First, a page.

How Can Someone obtain a Criminal Record?
The process followed depends entirely on the jurisdiction and who is in charge of the paperwork and why the person must have the record. In many cases, a person will have to apply to each individual agency and go through their particular method before the records are released to them.
Obtaining a criminal record of an individual other than yourself,
If you are seeking the criminal record of an individual other than yourself, there are a number of ways to go about the process. If you feel the person could have background of illegal sexual conduct, the first method to select is reviewing Megan’s Law public register.
If you would like to discover if an individual is in prison, many states offer an inmate lookup on their webpages. Some states supply even more detail by providing the information on individuals that have previously been jailed or if that person is on probation or parole.
In the situation where you would like to obtain a person’s full criminal history, you must:
Supply a request for all the relative paperwork within every area that person has been known to reside.
Check with the appropriate state or federal authorities for any records they may have file
Provide all funds related to the procurement of the records and follow all the details of each jurisdiction’s procedural requirements
Each attempt should be as detailed as possible
Employ a private investigator experienced in this to conduct the search for you.
If a person’s history has been removed from public view or expunged, obtaining it may not be an option. There are cases where records pertaining to the case remains for public consumption, while other parts of it have been sealed.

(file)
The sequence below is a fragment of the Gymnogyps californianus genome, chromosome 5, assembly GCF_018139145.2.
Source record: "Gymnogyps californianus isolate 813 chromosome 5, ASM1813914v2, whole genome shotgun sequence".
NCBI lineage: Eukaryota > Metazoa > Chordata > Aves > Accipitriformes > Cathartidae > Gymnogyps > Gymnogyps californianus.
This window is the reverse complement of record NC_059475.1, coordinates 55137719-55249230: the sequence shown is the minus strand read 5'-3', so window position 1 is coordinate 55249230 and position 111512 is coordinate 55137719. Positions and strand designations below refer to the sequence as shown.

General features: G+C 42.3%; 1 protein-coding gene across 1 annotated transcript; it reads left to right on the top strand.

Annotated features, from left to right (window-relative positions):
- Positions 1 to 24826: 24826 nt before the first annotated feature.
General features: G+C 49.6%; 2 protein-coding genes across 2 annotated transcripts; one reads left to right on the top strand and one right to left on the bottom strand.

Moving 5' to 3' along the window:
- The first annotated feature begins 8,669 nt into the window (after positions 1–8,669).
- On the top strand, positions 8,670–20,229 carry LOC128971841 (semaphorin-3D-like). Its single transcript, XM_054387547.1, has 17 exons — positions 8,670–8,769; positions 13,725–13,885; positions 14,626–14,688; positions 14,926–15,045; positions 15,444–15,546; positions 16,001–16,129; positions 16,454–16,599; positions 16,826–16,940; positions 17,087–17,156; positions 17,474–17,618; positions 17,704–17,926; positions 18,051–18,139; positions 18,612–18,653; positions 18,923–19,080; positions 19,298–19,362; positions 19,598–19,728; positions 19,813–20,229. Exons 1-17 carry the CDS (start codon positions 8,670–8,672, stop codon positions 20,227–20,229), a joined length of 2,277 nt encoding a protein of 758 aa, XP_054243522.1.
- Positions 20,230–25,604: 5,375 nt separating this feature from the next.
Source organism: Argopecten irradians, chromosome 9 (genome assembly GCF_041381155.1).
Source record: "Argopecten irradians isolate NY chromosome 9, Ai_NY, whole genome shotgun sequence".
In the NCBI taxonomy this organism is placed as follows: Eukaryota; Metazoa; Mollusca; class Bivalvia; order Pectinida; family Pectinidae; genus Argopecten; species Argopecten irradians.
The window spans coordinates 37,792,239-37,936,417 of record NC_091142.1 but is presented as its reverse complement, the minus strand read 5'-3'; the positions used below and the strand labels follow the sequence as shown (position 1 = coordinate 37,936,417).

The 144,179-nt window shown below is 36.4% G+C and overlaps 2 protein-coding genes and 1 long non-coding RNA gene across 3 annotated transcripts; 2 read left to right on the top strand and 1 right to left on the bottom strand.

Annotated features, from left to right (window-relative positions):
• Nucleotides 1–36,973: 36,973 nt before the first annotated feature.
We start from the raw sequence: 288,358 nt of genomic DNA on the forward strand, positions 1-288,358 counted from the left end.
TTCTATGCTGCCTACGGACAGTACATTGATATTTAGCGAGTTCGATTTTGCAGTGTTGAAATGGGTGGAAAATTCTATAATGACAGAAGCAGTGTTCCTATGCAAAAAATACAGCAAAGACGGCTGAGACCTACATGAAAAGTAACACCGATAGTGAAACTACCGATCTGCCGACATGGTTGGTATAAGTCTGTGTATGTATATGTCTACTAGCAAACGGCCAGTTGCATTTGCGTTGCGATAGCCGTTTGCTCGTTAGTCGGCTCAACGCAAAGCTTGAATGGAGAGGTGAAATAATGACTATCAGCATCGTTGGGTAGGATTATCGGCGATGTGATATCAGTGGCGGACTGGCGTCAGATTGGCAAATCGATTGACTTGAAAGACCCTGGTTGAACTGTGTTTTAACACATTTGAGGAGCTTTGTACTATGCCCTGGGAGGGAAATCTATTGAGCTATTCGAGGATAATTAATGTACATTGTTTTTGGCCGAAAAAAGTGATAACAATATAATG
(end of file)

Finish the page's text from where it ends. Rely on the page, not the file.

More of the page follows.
What is Expungement?
This is when a party can have their past record removed like the event never transpired. There are stringent requirements for this action. For instance, some states have a separate data system for people that have been convicted of child abuse or sexual crimes, but an expungement may have no bearing on if their information is available through that service.
People decide on this method for a multitude of choices. Some would simply like something that was an aberration from their normal behavior to be removed from their record. Other people need it for employment purposes, to simply vote in political elections or to possess guns. For all cases, the opportunity to procure an expungement increases exponentially when a particular need is proven in addition to that person committing no further criminal activity.
States handle expungements very differently. There are some that do not allow the action whatsoever, others that severely restrict it and others that are quite lenient in their requirements. Significant research on whether a person can engage in the process may need to be conducted prior to commencing the process.
What is a Pardon?
An expungement is not the only choice for people to remove their criminal records. Many states do allow people to engage in the process for a pardon. While an expungement is ruled upon by the court system, a pardon is when an official abolishes the record of the conviction.
Another option is for a criminal record to be removed from public view, but this is very rare except in the case of juvenile records. In addition, a person can decide to implement a collateral attack on the conviction, but this is also very trying as an entirely separate case must be opened to perform this action within a specific time frame after a conviction is determined.
How Can You Receive a Pardon?
Again, the process fluctuates widely depending on where the action is commenced. In most cases, if the area you are seeking to implement this procedure is very lenient in supplying an expungement, that method should be followed. If that is not the best choice, a pardon may be the best option.
In the case of federal convictions, a pardon would be determined by the President and within the states they are produced by governors. They are normally not very easy to acquire and normally the process in addition to the paperwork is very extensive. Also, a person must have carried out all the terms of the punishment for their crime, including any probation or parole before they can even consider applying.